The Sales Ledger Control account (“SLCA”) in the General Ledger measures how much is owed to the business by all its customers. The Sales Ledger measures how much is owed to the business by each of its customers.
At the end of an accounting period, a bookkeeper will reconcile the SLCA to the Sales Ledger.
If this is not done it increases the likelihood that errors will be made that are not corrected. This can then mean that some customers will be asked to pay too much (which can damage relationships with them) and others might be asked to pay too little or not at all (which will damage the business’ cash flow).
The reconciliation process
- Calculate the balance at the end of the period in the SLCA
- Calculate the balances for all the customers at the end of the period in the Sales Ledger
- Create a Trade Receivables list (also known as a Trade Debtors list or Sales Ledger list) by recording all the balances in the Sales Ledger and then adding them up
- Compare the SLCA balance with the total of the Trade Receivables list
- If there is a difference between the total of the Sales Ledger list of customer balances and the SLCA balance then we know that one or more errors have been made. These errors would then be identified and corrected.
- If however, the there is no difference, we have some assurance that customer debts have been recorded correctly.
[Please note that the reconciliation process does not guarantee that all errors have been identified but it should reduce the risk. The same error for example could be made in both the SLCA and a customer account. In addition, if a transaction is recorded in the wrong customer account, this would not be highlighted by a reconciliation]
A business’ SLCA at the end of a period is as follows:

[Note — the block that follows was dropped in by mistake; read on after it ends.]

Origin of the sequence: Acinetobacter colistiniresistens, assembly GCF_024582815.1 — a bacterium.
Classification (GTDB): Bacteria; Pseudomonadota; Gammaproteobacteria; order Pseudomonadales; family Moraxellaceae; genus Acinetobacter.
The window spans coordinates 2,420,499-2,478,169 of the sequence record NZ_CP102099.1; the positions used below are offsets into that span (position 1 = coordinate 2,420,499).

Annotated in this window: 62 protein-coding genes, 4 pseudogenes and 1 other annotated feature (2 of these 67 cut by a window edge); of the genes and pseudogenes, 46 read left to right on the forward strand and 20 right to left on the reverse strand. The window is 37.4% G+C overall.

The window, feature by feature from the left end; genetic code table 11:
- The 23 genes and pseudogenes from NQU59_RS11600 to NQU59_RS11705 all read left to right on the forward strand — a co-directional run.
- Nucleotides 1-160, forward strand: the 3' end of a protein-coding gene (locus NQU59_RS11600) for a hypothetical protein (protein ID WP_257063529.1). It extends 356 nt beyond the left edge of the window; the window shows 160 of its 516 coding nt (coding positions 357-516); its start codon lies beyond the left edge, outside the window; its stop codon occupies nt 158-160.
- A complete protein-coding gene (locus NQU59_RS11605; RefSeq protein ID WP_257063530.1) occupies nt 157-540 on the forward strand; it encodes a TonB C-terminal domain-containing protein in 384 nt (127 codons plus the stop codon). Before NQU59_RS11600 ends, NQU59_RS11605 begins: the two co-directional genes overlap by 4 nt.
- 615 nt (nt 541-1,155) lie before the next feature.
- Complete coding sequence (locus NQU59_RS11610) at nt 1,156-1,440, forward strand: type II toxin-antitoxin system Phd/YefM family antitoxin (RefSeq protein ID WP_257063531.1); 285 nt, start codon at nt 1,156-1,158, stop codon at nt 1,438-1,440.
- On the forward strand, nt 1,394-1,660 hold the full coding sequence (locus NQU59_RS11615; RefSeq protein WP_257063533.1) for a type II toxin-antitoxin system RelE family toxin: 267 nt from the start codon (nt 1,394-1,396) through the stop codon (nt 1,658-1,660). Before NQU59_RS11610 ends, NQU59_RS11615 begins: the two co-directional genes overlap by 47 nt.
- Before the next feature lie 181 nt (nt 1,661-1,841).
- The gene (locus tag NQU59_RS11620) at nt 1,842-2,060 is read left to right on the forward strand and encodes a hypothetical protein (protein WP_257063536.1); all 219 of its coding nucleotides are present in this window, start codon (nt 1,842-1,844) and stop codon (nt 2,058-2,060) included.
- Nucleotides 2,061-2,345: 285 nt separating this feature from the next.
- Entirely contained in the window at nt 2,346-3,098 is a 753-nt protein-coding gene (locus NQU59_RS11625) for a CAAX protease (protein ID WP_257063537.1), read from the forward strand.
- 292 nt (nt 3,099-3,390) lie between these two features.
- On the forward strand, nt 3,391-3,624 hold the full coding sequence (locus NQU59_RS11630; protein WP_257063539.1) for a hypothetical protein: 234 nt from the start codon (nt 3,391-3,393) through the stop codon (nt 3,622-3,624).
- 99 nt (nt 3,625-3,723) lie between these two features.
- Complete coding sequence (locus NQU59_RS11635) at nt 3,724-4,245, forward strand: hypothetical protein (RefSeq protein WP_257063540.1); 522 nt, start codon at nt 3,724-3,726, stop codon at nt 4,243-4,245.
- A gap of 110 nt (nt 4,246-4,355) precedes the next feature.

The following list of balances at the same date has been extracted from the Sales Ledger
We can see that the SLCA balance at the end of the period is £68,000 and the total of the trade receivables list is £70,000. As there is a difference of £2,000 the bookkeeper or accountant would have to investigate the difference, find out its cause and make corrections as required.
Why might differences arise?
Differences can have a wide range of causes.
Errors made in preparing the trade receivables list
- Customer account balances might be omitted from or duplicated in the list
- An overpaid customer balance might be recorded as owing from the customer and vice versa
- A customer balance might be recorded incorrectly in the list (e.g. £805 recorded as £850)
- The bookkeeper or accountant might have added up the list of customer balances incorrectly
Errors made in calculating period totals in the books of prime entry
Under a manual double-entry bookkeeping system, the totals from the books of prime entry are posted to the General Ledger accounts but it is the individual transactions that are posted to customer accounts in the Sales Ledger. Thus, if there are any errors made in calculating the total of the gross columns in the sales day book, sales returns day book and discounts allowed day book or in the sales ledger column of the cash book, then a difference will arise when the amounts are posted to the ledgers.
Errors made in posting transactions to the ledgers
- The wrong amount might be posted to the SLCA or to a customer account in the Sales Ledger (e.g. the total of the gross column in the Sales Returns Day Book is £1,020 but £1,000 is posted to the SLCA)
- An entry might be recorded in the wrong side of the SLCA but not in a customer account in the Sales Ledger, or vice versa
- An amount might be posted to the SLCA but is omitted from the customer account in the Sales Ledger, or vice versa
- An amount might be duplicated in the SLCA but is posted once in the customer account in the Sales Ledger, or vice versa
Errors made in calculating the ledger account balances
The balances carried down at the end of a period might be calculated incorrectly in the SLCA or in one or more of the customer accounts in the Sales Ledger
Other ways to spot errors
It should be clear from the above that reconciling the SLCA to the Sales Ledger can be a time consuming process as there are so many reasons why a difference might arise. Accountants and bookkeepers watch out for the following to help them identify any errors:
- Surprising balances in the sales ledger; e.g. balances that are unusually high or low, or are overpaid without reason
- Queries from customers about a statement balance received from the business. These might indicate that something has been missed or recorded incorrectly in their customer accounts